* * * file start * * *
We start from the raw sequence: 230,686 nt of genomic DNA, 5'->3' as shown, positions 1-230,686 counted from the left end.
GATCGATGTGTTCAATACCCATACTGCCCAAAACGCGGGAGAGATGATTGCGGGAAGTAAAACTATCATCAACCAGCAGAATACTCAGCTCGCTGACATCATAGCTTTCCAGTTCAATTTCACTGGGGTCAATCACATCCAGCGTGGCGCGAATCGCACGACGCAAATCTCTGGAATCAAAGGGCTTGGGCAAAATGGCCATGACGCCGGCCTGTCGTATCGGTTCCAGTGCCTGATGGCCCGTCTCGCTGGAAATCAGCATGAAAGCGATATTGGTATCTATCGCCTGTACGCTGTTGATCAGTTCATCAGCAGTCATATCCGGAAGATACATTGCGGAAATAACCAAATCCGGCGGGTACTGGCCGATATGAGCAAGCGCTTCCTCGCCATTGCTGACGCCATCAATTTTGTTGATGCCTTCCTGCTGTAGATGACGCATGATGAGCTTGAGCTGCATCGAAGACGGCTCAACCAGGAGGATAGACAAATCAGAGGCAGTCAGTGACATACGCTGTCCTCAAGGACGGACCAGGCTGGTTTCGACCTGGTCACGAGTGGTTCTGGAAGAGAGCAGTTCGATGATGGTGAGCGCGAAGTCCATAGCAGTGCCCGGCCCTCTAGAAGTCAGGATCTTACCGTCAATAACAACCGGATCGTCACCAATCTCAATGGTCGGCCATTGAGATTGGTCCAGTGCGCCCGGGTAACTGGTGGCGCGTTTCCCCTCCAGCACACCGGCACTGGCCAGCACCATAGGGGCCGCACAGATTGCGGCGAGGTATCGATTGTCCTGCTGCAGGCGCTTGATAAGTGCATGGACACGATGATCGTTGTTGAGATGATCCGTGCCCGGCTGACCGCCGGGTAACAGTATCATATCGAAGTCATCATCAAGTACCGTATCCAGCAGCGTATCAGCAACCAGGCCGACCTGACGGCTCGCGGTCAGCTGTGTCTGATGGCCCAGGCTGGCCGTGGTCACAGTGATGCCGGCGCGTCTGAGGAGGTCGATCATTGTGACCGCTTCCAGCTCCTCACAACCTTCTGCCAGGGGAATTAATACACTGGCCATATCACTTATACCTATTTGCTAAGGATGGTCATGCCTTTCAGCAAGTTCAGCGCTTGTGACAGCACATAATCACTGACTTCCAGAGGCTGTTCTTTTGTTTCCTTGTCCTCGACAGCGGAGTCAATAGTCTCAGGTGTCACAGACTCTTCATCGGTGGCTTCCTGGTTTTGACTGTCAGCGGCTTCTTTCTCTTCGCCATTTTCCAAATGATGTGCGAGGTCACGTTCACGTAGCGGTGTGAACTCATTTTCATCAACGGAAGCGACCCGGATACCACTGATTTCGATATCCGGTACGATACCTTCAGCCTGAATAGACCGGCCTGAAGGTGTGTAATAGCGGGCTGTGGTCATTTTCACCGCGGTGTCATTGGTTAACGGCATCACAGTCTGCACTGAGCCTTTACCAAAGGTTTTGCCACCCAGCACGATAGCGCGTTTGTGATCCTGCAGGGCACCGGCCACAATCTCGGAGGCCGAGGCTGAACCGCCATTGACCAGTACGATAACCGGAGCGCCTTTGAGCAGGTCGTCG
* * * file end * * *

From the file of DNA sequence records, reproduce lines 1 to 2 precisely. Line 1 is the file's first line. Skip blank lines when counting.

We start from the raw sequence: 230,686 nt of genomic DNA, 5'->3' as shown, positions 1-230,686 counted from the left end.
GATCGATGTGTTCAATACCCATACTGCCCAAAACGCGGGAGAGATGATTGCGGGAAGTAAAACTATCATCAACCAGCAGAATACTCAGCTCGCTGACATCATAGCTTTCCAGTTCAATTTCACTGGGGTCAATCACATCCAGCGTGGCGCGAATCGCACGACGCAAATCTCTGGAATCAAAGGGCTTGGGCAAAATGGCCATGACGCCGGCCTGTCGTATCGGTTCCAGTGCCTGATGGCCCGTCTCGCTGGAAATCAGCATGAAAGCGATATTGGTATCTATCGCCTGTACGCTGTTGATCAGTTCATCAGCAGTCATATCCGGAAGATACATTGCGGAAATAACCAAATCCGGCGGGTACTGGCCGATATGAGCAAGCGCTTCCTCGCCATTGCTGACGCCATCAATTTTGTTGATGCCTTCCTGCTGTAGATGACGCATGATGAGCTTGAGCTGCATCGAAGACGGCTCAACCAGGAGGATAGACAAATCAGAGGCAGTCAGTGACATACGCTGTCCTCAAGGACGGACCAGGCTGGTTTCGACCTGGTCACGAGTGGTTCTGGAAGAGAGCAGTTCGATGATGGTGAGCGCGAAGTCCATAGCAGTGCCCGGCCCTCTAGAAGTCAGGATCTTACCGTCAATAACAACCGGATCGTCACCAATCTCAATGGTCGGCCATTGAGATTGGTCCAGTGCGCCCGGGTAACTGGTGGCGCGTTTCCCCTCCAGCACACCGGCACTGGCCAGCACCATAGGGGCCGCACAGATTGCGGCGAGGTATCGATTGTCCTGCTGCAGGCGCTTGATAAGTGCATGGACACGATGATCGTTGTTGAGATGATCCGTGCCCGGCTGACCGCCGGGTAACAGTATCATATCGAAGTCATCATCAAGTACCGTATCCAGCAGCGTATCAGCAACCAGGCCGACCTGACGGCTCGCGGTCAGCTGTGTCTGATGGCCCAGGCTGGCCGTGGTCACAGTGATGCCGGCGCGTCTGAGGAGGTCGATCATTGTGACCGCTTCCAGCTCCTCACAACCTTCTGCCAGGGGAATTAATACACTGGCCATATCACTTATACCTATTTGCTAAGGATGGTCATGCCTTTCAGCAAGTTCAGCGCTTGTGACAGCACATAATCACTGACTTCCAGAGGCTGTTCTTTTGTTTCCTTGTCCTCGACAGCGGAGTCAATAGTCTCAGGTGTCACAGACTCTTCATCGGTGGCTTCCTGGTTTTGACTGTCAGCGGCTTCTTTCTCTTCGCCATTTTCCAAATGATGTGCGAGGTCACGTTCACGTAGCGGTGTGAACTCATTTTCATCAACGGAAGCGACCCGGATACCACTGATTTCGATATCCGGTACGATACCTTCAGCCTGAATAGACCGGCCTGAAGGTGTGTAATAGCGGGCTGTGGTCATTTTCACCGCGGTGTCATTGGTTAACGGCATCACAGTCTGCACTGAGCCTTTACCAAAGGTTTTGCCACCCAGCACGATAGCGCGTTTGTGATCCTGCAGGGCACCGGCCACAATCTCGGAGGCCGAGGCTGAACCGCCATTGACCAGTACGATAACCGGAGCGCCTTTGAGCAGGTCGTCG